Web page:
Additionally, make sure there are no transfer limits on the number of owners that are covered. In other words, does the warranty apply to a third or fourth owner, too? Although a stipulation of a one-time transfer is unlikely, it might be a good idea to check, particularly if you are purchasing a home from the previous owner who has installed replacement windows before selling the house.

Are you buying a new home? Have your realtor ask the seller about existing warranties on windows and doors. Does the seller at least have the name of the window or door brands or remember the name of the company that installed them? All of that information is helpful to have in case you need to file a claim.

How Long is My Window Warranty Good For?

Duration is simply the length of time the coverage is in effect. As noted above, not all window warranties provide blanket coverage for the entire unit. Instead, each part has a set time frame for coverage. The duration of coverage on specific items may be further modified based on the material or special applications such as a glaze or tint applied to the glass. Wooden windows are made from organic material and will not last as long as frames made from metal or composite materials and will have a shorter duration for their coverage.

What about lifetime and limited lifetime warranties? 

A lifetime warranty means that the product is covered indefinitely. Suppose a product covered by a lifetime warranty breaks or has a defect. In that case, the company should be obligated to replace, repair, or refund it regardless of its age, the nature of the issue, or circumstances. That’s why many window warranties aren’t covered by lifetime warranties. Windows experience wear and tear, especially from the exterior side. Changes in temperature and the effects of wind, water, and sun all wear down a window.

The reality is, this terminology is misleading. While laws vary state by state, in most cases, “lifetime” can mean whatever the manufacturer defines it as in the contract. Most lifetime warranties do have limits↗.  The manufacturer or retailer must disclose how it defines the term, and it usually appears in the agreement. It might be possible for a company to offer a lifetime warranty on a specific feature of a door or window unit. For example, there might be a lifetime warranty on the exterior finish that guarantees it will not fade for the duration of the installation. 

Another common term you might find in your agreement is “limited-lifetime warranty.” Generally, a limited lifetime warranty means there is no specific expiration for using the warranty, but particular conditions apply. As with other parts of the warranty, it only covers damage or failure from defects from workmanship, manufacturing, or materials.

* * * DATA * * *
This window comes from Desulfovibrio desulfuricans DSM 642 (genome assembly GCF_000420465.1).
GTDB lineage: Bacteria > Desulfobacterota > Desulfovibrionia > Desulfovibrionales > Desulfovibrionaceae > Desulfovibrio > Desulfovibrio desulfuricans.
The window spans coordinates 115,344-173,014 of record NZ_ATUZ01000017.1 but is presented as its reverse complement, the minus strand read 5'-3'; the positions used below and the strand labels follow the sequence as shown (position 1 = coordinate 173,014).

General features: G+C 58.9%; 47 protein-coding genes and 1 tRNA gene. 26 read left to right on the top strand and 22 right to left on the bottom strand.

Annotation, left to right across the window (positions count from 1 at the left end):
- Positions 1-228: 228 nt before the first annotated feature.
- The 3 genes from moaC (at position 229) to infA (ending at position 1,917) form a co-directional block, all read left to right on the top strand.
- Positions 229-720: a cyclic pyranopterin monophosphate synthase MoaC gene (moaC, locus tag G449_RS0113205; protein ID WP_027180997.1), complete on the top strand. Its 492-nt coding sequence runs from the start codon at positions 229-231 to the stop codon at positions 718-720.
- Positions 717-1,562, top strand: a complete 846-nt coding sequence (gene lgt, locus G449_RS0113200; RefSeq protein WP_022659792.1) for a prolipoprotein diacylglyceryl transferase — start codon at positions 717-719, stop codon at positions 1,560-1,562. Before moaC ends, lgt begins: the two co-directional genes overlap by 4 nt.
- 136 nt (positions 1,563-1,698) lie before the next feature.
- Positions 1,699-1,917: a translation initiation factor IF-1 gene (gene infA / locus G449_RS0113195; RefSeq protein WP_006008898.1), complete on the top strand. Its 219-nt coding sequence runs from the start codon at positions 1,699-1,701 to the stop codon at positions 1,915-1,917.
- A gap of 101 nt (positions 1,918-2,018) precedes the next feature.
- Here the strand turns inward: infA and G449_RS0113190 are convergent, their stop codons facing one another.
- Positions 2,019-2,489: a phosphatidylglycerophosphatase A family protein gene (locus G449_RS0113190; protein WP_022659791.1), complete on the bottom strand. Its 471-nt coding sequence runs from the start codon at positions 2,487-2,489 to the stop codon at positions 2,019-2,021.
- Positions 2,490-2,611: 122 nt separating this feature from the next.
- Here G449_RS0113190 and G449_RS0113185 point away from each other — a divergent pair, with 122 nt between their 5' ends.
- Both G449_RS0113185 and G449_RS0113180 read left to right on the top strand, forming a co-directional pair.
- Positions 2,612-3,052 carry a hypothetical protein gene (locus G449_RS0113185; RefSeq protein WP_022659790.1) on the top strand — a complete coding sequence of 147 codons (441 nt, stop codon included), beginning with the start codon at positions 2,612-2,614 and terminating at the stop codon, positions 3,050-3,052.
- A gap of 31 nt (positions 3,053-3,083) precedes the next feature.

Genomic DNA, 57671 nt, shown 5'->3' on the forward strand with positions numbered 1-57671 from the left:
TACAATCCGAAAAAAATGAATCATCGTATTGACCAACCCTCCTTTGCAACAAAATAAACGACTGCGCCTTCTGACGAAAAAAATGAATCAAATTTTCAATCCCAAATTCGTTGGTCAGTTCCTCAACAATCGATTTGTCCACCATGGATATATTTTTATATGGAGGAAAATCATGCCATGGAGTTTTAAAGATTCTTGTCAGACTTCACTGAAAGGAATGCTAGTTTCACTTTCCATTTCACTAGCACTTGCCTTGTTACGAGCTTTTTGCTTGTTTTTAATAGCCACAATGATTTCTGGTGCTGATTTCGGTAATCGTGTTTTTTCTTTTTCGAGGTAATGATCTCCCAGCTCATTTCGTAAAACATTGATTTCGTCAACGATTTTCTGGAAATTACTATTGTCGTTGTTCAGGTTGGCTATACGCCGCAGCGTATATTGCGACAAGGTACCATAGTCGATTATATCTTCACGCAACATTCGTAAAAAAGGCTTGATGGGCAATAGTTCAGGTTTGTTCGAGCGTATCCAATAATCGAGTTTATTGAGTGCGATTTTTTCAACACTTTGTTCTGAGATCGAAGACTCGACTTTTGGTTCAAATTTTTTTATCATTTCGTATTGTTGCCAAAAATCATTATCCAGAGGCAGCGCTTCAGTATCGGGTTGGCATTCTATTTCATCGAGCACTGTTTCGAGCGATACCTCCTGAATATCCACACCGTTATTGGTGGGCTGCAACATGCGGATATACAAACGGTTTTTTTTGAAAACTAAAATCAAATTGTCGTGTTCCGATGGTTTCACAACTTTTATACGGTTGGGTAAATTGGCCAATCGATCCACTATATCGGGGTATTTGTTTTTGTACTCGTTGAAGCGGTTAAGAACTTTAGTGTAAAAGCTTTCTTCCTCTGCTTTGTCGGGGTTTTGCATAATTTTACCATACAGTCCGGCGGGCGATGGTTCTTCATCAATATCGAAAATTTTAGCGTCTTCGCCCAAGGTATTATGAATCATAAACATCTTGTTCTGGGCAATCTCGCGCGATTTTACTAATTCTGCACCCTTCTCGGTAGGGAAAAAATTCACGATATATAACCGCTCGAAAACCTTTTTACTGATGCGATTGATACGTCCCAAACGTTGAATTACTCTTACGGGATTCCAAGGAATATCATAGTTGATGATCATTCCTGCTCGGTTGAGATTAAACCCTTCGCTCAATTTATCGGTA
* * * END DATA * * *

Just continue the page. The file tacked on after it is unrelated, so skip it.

Proration is also part of some warranties. Proration means the compensation is adjusted based on the length of time passed since the purchase or installation. A warranted part that develops a problem a year after it is purchased would have different options for resolution compared to one that developed issues three years later. For example, the manufacturer might be willing to provide a new part in the case of failure a year later but might only be willing to cover part of the repair cost after three years.

You should read your contract thoroughly and look for any parts that specify a "lifetime warranty." Ensure that you clearly understand how the term "lifetime" or "limited-lifetime" is defined, and ask an authorized representative if you have questions concerning this wording. Read more about common warranty terms↗.

What’s Not Included in My Window Warranty?

What is not included in your warranty can be just as important as what is included in the warranty. Below are a few examples of things commonly found in exclusions. Most window and door warranties will specify the results of breakage or failure must be the result of defects resulting from manufacturing, materials, and workmanship. A warranty protects the consumer and provides reassurance that their purchase will remain in good working order for a set duration without out-of-pocket costs to the buyer.

Here are a few common examples of situations that a warranty will not cover:

  • Labor for a covered repair, unless specified.
  • Third-party installers that are not factory certified or DIY jobs that result in improper installation of the unit.
  • Modifications such as adding an after-market tint or treatment to the glass.
  • Adding third-party hardware such as a latch or lock or making any modifications to the unit.

Understanding the warranty for replacement windows and doors is a critical part of the purchasing process. By understanding the main parts of the agreement covering breakage, failure, duration, transferability, and exclusions, you will have a better understanding of the coverage provided by the manufacturer and you will know what to look for and what questions to ask.